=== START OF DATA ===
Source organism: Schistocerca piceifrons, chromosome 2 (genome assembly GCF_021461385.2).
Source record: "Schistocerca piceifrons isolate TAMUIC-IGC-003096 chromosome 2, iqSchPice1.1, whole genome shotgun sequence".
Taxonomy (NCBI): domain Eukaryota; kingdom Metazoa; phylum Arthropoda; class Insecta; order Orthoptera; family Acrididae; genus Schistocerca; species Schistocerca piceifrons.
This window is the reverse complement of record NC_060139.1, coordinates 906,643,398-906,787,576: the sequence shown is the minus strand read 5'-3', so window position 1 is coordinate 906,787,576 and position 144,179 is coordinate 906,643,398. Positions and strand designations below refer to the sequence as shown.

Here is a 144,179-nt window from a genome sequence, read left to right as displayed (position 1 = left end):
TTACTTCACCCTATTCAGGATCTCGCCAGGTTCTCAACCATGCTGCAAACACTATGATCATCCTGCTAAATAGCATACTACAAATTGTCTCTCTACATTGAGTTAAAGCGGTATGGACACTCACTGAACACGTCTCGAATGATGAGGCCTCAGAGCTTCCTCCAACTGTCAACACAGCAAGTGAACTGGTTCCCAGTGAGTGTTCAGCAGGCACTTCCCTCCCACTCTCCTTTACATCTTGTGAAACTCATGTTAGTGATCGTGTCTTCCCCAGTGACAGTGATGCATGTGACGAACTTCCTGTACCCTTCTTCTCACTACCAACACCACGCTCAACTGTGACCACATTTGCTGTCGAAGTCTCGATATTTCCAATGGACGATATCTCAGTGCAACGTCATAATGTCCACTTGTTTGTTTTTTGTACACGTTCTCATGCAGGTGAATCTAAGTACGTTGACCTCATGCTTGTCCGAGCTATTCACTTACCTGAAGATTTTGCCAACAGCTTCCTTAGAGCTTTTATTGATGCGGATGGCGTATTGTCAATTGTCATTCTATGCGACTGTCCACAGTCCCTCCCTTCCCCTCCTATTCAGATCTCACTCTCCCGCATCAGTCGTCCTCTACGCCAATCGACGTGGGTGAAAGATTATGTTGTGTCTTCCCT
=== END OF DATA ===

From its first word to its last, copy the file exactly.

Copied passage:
Source organism: Schistocerca piceifrons, chromosome 2 (genome assembly GCF_021461385.2).
Source record: "Schistocerca piceifrons isolate TAMUIC-IGC-003096 chromosome 2, iqSchPice1.1, whole genome shotgun sequence".
Taxonomy (NCBI): domain Eukaryota; kingdom Metazoa; phylum Arthropoda; class Insecta; order Orthoptera; family Acrididae; genus Schistocerca; species Schistocerca piceifrons.
This window is the reverse complement of record NC_060139.1, coordinates 906,643,398-906,787,576: the sequence shown is the minus strand read 5'-3', so window position 1 is coordinate 906,787,576 and position 144,179 is coordinate 906,643,398. Positions and strand designations below refer to the sequence as shown.

Here is a 144,179-nt window from a genome sequence, read left to right as displayed (position 1 = left end):
TTACTTCACCCTATTCAGGATCTCGCCAGGTTCTCAACCATGCTGCAAACACTATGATCATCCTGCTAAATAGCATACTACAAATTGTCTCTCTACATTGAGTTAAAGCGGTATGGACACTCACTGAACACGTCTCGAATGATGAGGCCTCAGAGCTTCCTCCAACTGTCAACACAGCAAGTGAACTGGTTCCCAGTGAGTGTTCAGCAGGCACTTCCCTCCCACTCTCCTTTACATCTTGTGAAACTCATGTTAGTGATCGTGTCTTCCCCAGTGACAGTGATGCATGTGACGAACTTCCTGTACCCTTCTTCTCACTACCAACACCACGCTCAACTGTGACCACATTTGCTGTCGAAGTCTCGATATTTCCAATGGACGATATCTCAGTGCAACGTCATAATGTCCACTTGTTTGTTTTTTGTACACGTTCTCATGCAGGTGAATCTAAGTACGTTGACCTCATGCTTGTCCGAGCTATTCACTTACCTGAAGATTTTGCCAACAGCTTCCTTAGAGCTTTTATTGATGCGGATGGCGTATTGTCAATTGTCATTCTATGCGACTGTCCACAGTCCCTCCCTTCCCCTCCTATTCAGATCTCACTCTCCCGCATCAGTCGTCCTCTACGCCAATCGACGTGGGTGAAAGATTATGTTGTGTCTTCCCT